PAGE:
(At the Junction Literary Pub Crawl featuring Junction poet Glen Downie on April 18 at the Annette Street Library at 2pm I will be reading Ray's angry and moving poem, Last Sad Day for our West Toronto Station and Kristen Buckley as Gwendolyn MacEwen will be reading from Magic Cats.)
The night was in many ways a tribute to Don Cullen, who you may remember from Wayne and Shuster, he was the guy who did all the accents. John Robert Colombo quoted Don as saying, "There’s something in Toronto that turns everyone into Presbyterians." Don proceeded to introduce some of his favourite poets and folk singers, most of who began at the Bohemian, which was once listed in the Toronto phone book under "Consulates and Foreign Embassies" and got press in the New Yorker, Newsweek and the Wall Street Journal as a result.
Also reading, singing and speaking were Sharon Hampson and Bram Morrison of Sharon, Lois and Bram (no one mentioned the Elephant, but I’m sure he was hanging out and drinking cappuccino with the rest of the bohemians). Greg Gatenby (author of the phenomenal six hundred page Toronto: A Literary Guide and founder of the Harbourfront Reading Series) spoke of the Harbourfront incarnation of the Bohemian in a building full of holes in which you had to kick the snow away in winter and Irving Layton breathed a plethora of icicles onto his microphone. Everyone recalled the Chianti bottles with candles in them.
Introducing biographer and poet, Rosemary Sullivan (author of the haunting Shadow Maker: The Life of Gwendolyn MacEwen), Cullen said that Gwendolyn was a bit like a frightened fawn and he was concerned about her going onto the stage, but then she took over like she'd been doing it for years and her poetry "cleared everybody’s sinuses." Rosemary read Gwendolyn's A Breakfast For Barbarians and her breathtaking tribute to Canada, Dark Pines Under Water. "There is something down there and you want it told . . ."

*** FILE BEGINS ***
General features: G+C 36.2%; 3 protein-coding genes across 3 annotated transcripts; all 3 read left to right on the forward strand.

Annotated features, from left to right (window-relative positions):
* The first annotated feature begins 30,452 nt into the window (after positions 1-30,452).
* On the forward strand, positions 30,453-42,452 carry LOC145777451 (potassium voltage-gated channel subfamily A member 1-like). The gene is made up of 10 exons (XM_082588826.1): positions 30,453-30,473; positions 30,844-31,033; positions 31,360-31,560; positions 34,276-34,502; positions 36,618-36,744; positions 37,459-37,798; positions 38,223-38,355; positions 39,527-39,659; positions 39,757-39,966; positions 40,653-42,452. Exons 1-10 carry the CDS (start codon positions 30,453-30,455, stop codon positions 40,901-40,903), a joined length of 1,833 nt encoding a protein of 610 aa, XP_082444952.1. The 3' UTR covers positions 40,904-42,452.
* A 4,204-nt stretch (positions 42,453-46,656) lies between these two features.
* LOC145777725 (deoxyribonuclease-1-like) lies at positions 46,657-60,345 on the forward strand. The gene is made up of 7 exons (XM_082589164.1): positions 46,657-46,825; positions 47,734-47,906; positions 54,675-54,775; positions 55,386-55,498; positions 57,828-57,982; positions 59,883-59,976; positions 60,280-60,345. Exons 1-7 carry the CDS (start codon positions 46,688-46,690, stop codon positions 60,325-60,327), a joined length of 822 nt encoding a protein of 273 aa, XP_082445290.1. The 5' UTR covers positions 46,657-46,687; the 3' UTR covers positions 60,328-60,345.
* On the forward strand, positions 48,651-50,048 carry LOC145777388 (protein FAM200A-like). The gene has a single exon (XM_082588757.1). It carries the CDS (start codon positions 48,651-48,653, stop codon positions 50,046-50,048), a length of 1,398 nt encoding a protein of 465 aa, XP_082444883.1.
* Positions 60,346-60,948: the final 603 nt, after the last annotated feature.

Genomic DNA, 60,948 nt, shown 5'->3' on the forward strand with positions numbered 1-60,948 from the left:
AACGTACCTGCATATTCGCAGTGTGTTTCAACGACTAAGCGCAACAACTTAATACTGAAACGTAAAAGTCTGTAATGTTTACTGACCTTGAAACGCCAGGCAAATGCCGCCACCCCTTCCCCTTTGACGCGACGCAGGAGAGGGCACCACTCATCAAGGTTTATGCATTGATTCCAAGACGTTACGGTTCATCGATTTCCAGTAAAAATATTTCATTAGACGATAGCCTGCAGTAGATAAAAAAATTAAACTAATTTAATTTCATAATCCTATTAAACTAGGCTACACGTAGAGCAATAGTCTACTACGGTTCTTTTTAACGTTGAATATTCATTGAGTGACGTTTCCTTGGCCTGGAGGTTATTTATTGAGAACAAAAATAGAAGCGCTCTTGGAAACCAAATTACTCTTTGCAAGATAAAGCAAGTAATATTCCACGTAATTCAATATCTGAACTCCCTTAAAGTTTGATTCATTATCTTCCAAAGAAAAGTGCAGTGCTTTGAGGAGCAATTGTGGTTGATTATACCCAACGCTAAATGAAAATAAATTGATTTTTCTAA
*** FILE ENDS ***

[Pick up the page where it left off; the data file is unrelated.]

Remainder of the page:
Nancy White was a surprise guest singing a powerful song called Piping Them Home about military funerals of Canadian soldiers returning from Afghanistan. George Miller, dubbed the Bohemian's poet laureate, read Milton Acorn's works and his own. Dennis Lee, Toronto's first poet laureate read Al Purdy's work and his own. Sylvia Tyson (nee Fricker), Canada's goddess of song, sang a searing and sad response to Stephen Harper (Canada's ogre of repression) and his remark that the average Canadian doesn't care about culture, No Crowd, No Show. The evening concluded with her classic You Were On My Mind.
And they all were, on our minds, these writers who built this city in words.
Happy birthday, Toronto. Or as Don Cullen used to say when handing out pamphlets for the Bohemian Embassy, "Would you like some subversive literature?"
2009 © Neil Ross
The Arts Junction: Happy Birthday Toronto from the Junction, by Neil Ross